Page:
4 thoughts on “Let’s Pretend!

  1. Kelsey, I loved reading this post! I want to know more about your stop motion center- so awesome! My daughter will be going to kindergarten in September and she is always making books. She often asks my mom or me to write down the words she says, but she illustrates all the pictures too. Sometimes we type what she dictates, otherwise handwrite. I’ve been reading the Bad Guys books to my children and so my daughter has been kind of writing fan fiction- coming up with her own spin on the books. She is limited right now in her ability to write the letters and the words but she has all the ideas! Of course, she is not even in kindergarten yet but wondering if you had kids who had brilliant ideas but struggled to know how to write the words. I noticed one of your students said “unique” in her writing- I love her word choice! My son, who is going into 2nd grade, has a fabulous vocabulary but his writing is full of “fun” and “cool” because those are the words he can spell.

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    1. Thank you Kathleen! I have a parent who makes films-so amazing-who offered to teach our class about Timelapses and Stop Motion. He even got us a tripod for our iPad, which the kids have been using at choice time. We started Stop Motion when we began making pretend stories, so that we could bring our stories to life on stop motion. We started with demo’s and guided practice in stations, then did small group movies, and now that the kids have the hang of it, they do it independently. We planned for them the same way as we do stories-thought of the who, where, what. We made setting using paper for the background, modeling clay to make the figurines, or used our own figurines. I’d love to hear your thoughts on it and ideas!

      Your daughter is so sweet. I wish she could come to my school next year! 🙂 She will be at an immediate advantage because she is already identifying as a writer (props, mama!). Not many do. The big difference, i’ve heard between pre-K and K is dictation. So I’d try to wean her off of it this summer so she’s not expecting it in the fall.

      I do have kids, every year, who struggle to add words. For some, it’s just so exhausting producing sounds. For others, they can produce, but they have so much to say and struggle with writing so much. This seems to be more of where your daughter is. She sounds like she has beautiful and elaborate words to go with her books.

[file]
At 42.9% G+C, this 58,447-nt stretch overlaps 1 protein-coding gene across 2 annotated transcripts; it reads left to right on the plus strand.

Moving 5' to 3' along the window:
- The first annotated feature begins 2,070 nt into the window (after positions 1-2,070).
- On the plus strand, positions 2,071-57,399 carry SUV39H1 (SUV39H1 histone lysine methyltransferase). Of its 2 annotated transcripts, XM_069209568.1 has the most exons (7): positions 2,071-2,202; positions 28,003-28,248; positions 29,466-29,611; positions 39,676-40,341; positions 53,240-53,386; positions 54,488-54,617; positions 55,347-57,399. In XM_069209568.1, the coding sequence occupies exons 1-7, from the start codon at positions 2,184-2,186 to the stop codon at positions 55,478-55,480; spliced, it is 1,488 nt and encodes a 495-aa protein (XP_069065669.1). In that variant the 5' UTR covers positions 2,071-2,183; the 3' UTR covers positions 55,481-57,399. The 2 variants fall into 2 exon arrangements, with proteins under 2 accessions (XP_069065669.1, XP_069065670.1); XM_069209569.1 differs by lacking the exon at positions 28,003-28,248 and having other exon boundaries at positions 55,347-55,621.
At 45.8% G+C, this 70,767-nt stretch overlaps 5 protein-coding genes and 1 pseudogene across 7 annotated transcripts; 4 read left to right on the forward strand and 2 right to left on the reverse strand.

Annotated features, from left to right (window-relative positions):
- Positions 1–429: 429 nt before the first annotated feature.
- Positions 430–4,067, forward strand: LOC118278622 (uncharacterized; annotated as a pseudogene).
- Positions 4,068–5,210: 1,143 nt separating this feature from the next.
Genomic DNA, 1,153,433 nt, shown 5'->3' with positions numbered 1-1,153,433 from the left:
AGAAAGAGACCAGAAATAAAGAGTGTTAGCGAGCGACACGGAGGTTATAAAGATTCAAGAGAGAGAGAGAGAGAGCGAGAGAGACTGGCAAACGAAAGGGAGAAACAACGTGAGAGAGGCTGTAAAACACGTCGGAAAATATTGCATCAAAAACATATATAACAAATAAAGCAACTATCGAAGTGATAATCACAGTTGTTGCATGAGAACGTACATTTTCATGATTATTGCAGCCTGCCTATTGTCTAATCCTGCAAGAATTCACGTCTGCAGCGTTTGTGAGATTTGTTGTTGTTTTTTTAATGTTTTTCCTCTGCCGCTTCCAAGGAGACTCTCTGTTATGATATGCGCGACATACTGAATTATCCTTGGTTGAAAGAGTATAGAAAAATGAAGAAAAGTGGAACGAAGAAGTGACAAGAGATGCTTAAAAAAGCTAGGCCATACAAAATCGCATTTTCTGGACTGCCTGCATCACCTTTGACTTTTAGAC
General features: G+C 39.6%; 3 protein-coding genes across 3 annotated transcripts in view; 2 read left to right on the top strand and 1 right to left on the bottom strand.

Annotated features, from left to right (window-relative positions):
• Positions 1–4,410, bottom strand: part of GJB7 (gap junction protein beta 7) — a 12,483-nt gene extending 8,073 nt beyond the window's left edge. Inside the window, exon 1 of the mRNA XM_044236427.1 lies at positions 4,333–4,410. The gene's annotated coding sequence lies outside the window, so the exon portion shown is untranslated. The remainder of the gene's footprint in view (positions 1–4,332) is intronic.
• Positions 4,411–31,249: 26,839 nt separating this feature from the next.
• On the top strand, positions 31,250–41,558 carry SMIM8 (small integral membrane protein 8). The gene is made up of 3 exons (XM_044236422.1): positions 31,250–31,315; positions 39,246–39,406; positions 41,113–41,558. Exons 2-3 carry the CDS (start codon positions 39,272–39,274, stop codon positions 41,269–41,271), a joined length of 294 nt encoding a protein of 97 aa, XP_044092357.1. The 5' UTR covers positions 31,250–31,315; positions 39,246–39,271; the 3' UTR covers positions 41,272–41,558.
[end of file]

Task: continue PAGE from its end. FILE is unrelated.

I’ve had success with a couple of tools. One, is giving your daughter some small circle (price tag) stickers. She can stick them on parts of her picture as buttons for her to press when she’s reading it to tell about that part of the picture. She could label a letter (or several sounds to prep her for labels) on the sticker later on to remind her of the important word. You could also have her record her words and tape QR codes or use the Seesaw app so that it’s her own form of dictation, rather than relying on someone else, you know? The last thing I’d say, is if she has strong letter-sound knowledge, she could write the first sound in every word and just start there!

      I love the “unique” word choice as well! Ainsley has a rich vocabulary as well. Is your son pressured (or pressures himself-perfectionist?) to spell words correctly? I think it would be way better for him to write words he isn’t sure how to spell than rely on less “sparkly” words. I always say to my perfectionists, it’s not important that you spelled it correctly, it’s important that someone can read it. Maybe he could help your daughter right some of the big important words in her book? Like on the label stickers? If he’s helping her, it will be lower-risk than writing it for himself, and be a big confidence booster. While benefiting your daughter at the same time!

      They both sound like incredible kiddos! Let me know how everything goes! I’ll let you know if I think of anything else.